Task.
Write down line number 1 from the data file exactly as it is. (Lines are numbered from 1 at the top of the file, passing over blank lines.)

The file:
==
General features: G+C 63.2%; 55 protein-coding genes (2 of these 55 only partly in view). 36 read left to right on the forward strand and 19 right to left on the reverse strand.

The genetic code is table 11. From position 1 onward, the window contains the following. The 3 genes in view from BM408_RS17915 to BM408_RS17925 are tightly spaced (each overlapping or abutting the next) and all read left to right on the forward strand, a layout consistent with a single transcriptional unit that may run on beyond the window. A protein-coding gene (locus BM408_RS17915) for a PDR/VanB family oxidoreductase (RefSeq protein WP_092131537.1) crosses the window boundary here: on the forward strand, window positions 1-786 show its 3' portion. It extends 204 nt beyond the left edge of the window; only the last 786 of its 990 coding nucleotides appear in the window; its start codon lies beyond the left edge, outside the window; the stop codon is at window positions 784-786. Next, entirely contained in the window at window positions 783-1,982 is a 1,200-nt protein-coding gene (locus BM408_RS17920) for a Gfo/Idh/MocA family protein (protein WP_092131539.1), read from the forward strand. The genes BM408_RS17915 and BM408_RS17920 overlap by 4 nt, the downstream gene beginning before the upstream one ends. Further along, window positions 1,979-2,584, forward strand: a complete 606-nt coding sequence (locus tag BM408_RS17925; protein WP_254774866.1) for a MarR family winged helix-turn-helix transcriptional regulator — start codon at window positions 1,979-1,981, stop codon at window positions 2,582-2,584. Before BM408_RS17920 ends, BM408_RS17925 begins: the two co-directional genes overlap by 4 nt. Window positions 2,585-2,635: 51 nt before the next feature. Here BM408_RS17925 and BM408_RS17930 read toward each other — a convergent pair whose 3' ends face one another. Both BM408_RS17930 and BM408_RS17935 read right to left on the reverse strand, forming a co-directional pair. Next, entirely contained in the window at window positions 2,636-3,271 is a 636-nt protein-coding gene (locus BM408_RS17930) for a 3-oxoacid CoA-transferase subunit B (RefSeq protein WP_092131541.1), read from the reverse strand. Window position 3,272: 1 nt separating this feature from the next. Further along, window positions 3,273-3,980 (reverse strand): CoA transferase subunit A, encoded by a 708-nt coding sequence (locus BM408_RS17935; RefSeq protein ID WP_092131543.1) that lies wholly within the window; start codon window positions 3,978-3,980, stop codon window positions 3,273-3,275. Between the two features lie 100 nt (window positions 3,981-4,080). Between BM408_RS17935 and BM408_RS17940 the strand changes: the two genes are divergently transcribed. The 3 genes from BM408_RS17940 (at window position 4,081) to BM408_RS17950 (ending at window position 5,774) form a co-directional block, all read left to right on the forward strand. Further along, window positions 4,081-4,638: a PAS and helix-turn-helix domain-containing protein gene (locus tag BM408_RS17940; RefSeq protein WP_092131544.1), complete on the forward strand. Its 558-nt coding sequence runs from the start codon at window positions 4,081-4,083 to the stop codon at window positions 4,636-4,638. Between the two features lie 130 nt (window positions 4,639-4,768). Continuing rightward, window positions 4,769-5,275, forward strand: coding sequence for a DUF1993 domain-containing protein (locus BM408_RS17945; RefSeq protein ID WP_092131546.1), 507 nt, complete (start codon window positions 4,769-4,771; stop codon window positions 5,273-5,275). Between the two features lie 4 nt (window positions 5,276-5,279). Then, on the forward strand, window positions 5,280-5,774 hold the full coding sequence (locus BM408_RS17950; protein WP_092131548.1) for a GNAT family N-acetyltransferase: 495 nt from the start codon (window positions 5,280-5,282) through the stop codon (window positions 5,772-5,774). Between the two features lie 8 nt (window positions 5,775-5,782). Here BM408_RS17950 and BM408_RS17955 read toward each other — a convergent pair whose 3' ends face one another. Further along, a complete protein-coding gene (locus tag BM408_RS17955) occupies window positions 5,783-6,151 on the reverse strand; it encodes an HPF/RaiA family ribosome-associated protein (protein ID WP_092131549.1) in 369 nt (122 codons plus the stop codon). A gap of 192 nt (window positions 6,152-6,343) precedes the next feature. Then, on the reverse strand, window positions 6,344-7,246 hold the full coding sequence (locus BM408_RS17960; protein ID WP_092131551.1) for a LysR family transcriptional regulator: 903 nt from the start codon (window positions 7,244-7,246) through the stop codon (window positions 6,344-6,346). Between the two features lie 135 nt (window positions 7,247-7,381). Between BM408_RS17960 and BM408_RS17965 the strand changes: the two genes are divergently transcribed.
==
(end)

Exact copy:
General features: G+C 63.2%; 55 protein-coding genes (2 of these 55 only partly in view). 36 read left to right on the forward strand and 19 right to left on the reverse strand.